• The more I read about student loans in the US, the more I feel like I’m looking into a crystal ball and seeing *exactly* what’s going to happen to students in the UK a few years from now.

  • Debt Hater says:

    I am personally trying to pay off my student loans as fast as possible. I can’t even imagine them sitting there until I’m 60 or 70. I don’t even want my student loans to be there when I’m 30. The monthly payments are always reminding you that that they are there taking away from your hard earned income.

    I really hope that we start educating high schoolers on the true cost of going to college so that they can make a more informed decision going forward.

  • Ginger says:

    Wonderful timing, we are just paying off my husband’s grad loans today ($17,000), one month before the grace period is up. We are paying his undergrad loans next month ($5500). It is hard to cut things from the budget and we hustled, but it is so worth it not to have an almost $260 bill every month.

  • I took out student loans to pay for a VERY EXPENSIVE for-profit college education, which I consider to be the biggest mistake of my life. I borrowed about $72k. I was actually steered towards private loans first and had no clue interest was accruing until I entered repayment and owed about $102k. Paying interest on interest is the worst feeling ever. I think my loans would have been more manageable had I been paying the interest while in school (both fed and private loans). I didn’t have anyone warning me about SLD, they were actually encouraging me to get a degree at all costs because it would lead to success. There definitely needs to be more education on student loans that happens in High School. It needs to be more than just facts because young adults/teenagers don’t heed warnings in that manner (I’ve tried). They need some kind of role-playing demonstration. I’m on a 25 year repayment plan for my loans, which means I’ll be 50 when I’m supposed to be done paying them off. I’m currently on Income Based Repayment for Fed loans at a $0 minimum payment so I can put 100% of my income towards my private loans and pay them off ASAP. After 4 years, I paid off my first private loan, 3 more to go. I’m hoping for loan forgiveness under IBR after 2035 rolls around, but I can’t trust our government…after all, education is a profiting business for them! I can’t find a career in my field so I’m forced to freelance and I don’t make much. I am scared I will carry these loans to my grave and I actually kind of bank on dying before I reach retirement age. Pretty sad, I know.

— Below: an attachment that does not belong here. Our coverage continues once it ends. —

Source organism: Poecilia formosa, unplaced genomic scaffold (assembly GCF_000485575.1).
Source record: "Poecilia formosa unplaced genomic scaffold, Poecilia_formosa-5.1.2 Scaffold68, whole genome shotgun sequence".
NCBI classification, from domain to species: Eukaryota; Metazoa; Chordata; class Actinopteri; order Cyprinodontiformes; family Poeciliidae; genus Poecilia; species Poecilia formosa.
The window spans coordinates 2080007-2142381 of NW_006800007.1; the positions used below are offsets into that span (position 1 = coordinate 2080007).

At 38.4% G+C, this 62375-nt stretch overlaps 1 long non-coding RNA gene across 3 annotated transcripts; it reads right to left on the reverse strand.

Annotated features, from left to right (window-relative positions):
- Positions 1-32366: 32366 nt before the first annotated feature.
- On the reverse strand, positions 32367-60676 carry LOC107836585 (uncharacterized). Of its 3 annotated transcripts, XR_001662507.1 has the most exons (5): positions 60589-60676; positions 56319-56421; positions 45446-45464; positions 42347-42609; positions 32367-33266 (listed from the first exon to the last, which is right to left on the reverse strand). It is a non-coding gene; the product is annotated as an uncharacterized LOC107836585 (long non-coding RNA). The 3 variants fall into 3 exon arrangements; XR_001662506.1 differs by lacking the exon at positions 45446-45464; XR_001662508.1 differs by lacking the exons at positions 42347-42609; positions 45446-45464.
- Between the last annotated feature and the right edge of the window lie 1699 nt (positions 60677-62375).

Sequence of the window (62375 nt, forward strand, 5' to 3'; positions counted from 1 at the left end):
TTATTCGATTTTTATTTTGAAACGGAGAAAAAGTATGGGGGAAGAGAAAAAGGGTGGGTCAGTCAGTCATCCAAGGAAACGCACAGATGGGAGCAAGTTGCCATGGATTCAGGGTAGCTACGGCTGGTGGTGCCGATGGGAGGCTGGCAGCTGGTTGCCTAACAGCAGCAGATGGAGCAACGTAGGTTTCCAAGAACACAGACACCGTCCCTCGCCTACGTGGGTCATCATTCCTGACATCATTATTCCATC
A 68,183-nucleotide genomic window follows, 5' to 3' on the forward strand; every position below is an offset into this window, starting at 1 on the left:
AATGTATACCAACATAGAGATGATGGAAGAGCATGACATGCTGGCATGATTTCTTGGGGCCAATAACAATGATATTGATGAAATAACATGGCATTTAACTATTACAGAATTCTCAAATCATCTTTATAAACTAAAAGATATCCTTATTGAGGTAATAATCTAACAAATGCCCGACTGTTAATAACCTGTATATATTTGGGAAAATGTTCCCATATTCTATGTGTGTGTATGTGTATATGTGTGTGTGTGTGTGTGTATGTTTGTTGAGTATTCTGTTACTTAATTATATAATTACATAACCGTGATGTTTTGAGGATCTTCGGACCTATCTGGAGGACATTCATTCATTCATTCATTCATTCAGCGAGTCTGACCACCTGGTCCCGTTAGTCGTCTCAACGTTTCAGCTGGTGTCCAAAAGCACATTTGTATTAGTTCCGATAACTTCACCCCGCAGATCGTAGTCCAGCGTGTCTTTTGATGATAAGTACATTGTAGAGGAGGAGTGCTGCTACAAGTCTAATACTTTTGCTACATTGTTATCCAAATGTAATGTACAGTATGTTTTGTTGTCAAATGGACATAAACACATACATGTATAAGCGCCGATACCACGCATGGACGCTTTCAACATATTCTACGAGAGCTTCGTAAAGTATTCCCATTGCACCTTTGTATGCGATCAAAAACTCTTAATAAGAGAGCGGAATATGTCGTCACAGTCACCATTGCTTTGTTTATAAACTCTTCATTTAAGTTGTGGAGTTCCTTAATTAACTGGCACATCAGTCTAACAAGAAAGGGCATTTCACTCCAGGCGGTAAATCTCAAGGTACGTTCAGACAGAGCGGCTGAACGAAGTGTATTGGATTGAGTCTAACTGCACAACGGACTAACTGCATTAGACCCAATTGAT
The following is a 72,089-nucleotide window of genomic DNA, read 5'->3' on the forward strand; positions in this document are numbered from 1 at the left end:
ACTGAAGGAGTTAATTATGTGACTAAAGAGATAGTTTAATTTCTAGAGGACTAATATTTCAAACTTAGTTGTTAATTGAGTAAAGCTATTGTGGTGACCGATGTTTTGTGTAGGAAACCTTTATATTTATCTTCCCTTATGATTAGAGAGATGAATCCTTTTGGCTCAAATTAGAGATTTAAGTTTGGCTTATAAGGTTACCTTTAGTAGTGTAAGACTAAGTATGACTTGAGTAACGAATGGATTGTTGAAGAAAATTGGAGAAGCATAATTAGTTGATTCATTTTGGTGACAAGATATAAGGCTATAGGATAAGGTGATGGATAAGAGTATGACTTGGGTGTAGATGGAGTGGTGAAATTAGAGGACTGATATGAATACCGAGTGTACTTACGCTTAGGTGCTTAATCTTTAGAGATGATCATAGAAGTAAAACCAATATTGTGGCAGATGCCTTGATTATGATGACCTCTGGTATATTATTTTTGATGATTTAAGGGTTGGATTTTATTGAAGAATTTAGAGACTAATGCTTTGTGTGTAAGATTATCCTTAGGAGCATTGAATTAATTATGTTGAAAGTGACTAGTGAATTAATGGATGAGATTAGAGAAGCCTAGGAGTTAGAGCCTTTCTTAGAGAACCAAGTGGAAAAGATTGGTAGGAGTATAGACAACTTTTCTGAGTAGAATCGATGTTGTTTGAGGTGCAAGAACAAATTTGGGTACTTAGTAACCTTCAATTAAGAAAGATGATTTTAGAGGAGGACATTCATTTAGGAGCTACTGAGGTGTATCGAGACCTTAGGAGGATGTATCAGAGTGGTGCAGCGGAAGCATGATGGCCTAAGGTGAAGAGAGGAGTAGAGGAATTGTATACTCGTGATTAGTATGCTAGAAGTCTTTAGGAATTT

• Kimberly says:

    Between my husband and I, we had $80K in loans. They are paid off now, but took the first 15 years of our careers. We both worked part-time, but we also chose to have our children while we were in university.

  • I used to believe student loan debt was the best kind of debt because the interest rate was low, the term was long, the payments were relatively easy and the asset I got in return (a college degree) was my ticket to a higher income job.

    About a month before I graduated with my first degree (in history) I began to sense the gravity of my mistake — I asked my academic advisor what he thought I should do with my degree and he said, “drive a bus!”

    I ended up having to complete a second degree (taking out more debt) to leave college with a marketable skill (finance).

    From my experience, I can point to a huge hole in advising. The cynical side of me believes that the university doesn’t really have an interest in sensible advising because if it did, a whole lot of social science programs would be in real trouble.

    The guarantee of student loans is also a huge problem because it takes the risk burden off the back of an interested lender and puts it onto the backs of uninterested tax payers — without that risk, lending increases and with more money chasing the same thing, the cost of that thing (tuition) necessarily skyrockets.

    The saddest math is this: if I’d taken a job out of high school and squirreled away as much as I paid in tuition into a retirement account instead, I’d retire a millionaire.